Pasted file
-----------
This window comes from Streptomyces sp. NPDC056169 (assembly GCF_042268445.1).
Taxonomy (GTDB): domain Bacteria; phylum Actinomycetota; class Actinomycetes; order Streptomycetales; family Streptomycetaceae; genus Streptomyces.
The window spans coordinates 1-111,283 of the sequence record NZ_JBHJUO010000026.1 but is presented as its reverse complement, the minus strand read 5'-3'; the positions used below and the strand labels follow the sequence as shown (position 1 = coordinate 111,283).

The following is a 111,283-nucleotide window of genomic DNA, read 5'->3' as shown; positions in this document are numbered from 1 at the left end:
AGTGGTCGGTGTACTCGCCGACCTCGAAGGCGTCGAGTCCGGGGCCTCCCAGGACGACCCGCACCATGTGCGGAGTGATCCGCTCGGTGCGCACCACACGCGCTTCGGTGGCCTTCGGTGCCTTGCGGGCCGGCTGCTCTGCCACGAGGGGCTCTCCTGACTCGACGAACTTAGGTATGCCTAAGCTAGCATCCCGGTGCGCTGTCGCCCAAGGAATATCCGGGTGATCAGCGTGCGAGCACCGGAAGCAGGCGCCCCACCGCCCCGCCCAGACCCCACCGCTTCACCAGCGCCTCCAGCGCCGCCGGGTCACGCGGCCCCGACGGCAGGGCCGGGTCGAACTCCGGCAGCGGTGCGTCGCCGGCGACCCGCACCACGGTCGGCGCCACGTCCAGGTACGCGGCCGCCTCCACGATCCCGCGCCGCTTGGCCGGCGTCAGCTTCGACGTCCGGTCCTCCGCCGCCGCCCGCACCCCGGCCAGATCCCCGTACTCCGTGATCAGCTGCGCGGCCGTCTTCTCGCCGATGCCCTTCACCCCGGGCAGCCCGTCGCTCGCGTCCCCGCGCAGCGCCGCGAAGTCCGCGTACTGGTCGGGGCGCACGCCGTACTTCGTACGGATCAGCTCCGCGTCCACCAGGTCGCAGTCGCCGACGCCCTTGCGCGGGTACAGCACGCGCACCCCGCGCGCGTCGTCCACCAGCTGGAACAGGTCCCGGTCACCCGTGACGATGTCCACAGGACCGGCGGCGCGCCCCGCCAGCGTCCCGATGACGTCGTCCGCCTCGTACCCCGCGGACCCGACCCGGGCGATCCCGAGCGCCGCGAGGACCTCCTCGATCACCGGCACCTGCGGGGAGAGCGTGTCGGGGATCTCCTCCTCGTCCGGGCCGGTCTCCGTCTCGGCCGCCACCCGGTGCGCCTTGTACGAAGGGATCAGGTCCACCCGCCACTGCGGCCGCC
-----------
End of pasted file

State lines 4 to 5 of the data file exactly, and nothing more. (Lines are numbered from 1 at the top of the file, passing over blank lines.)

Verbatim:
The following is a 111,283-nucleotide window of genomic DNA, read 5'->3' as shown; positions in this document are numbered from 1 at the left end:
AGTGGTCGGTGTACTCGCCGACCTCGAAGGCGTCGAGTCCGGGGCCTCCCAGGACGACCCGCACCATGTGCGGAGTGATCCGCTCGGTGCGCACCACACGCGCTTCGGTGGCCTTCGGTGCCTTGCGGGCCGGCTGCTCTGCCACGAGGGGCTCTCCTGACTCGACGAACTTAGGTATGCCTAAGCTAGCATCCCGGTGCGCTGTCGCCCAAGGAATATCCGGGTGATCAGCGTGCGAGCACCGGAAGCAGGCGCCCCACCGCCCCGCCCAGACCCCACCGCTTCACCAGCGCCTCCAGCGCCGCCGGGTCACGCGGCCCCGACGGCAGGGCCGGGTCGAACTCCGGCAGCGGTGCGTCGCCGGCGACCCGCACCACGGTCGGCGCCACGTCCAGGTACGCGGCCGCCTCCACGATCCCGCGCCGCTTGGCCGGCGTCAGCTTCGACGTCCGGTCCTCCGCCGCCGCCCGCACCCCGGCCAGATCCCCGTACTCCGTGATCAGCTGCGCGGCCGTCTTCTCGCCGATGCCCTTCACCCCGGGCAGCCCGTCGCTCGCGTCCCCGCGCAGCGCCGCGAAGTCCGCGTACTGGTCGGGGCGCACGCCGTACTTCGTACGGATCAGCTCCGCGTCCACCAGGTCGCAGTCGCCGACGCCCTTGCGCGGGTACAGCACGCGCACCCCGCGCGCGTCGTCCACCAGCTGGAACAGGTCCCGGTCACCCGTGACGATGTCCACAGGACCGGCGGCGCGCCCCGCCAGCGTCCCGATGACGTCGTCCGCCTCGTACCCCGCGGACCCGACCCGGGCGATCCCGAGCGCCGCGAGGACCTCCTCGATCACCGGCACCTGCGGGGAGAGCGTGTCGGGGATCTCCTCCTCGTCCGGGCCGGTCTCCGTCTCGGCCGCCACCCGGTGCGCCTTGTACGAAGGGATCAGGTCCACCCGCCACTGCGGCCGCC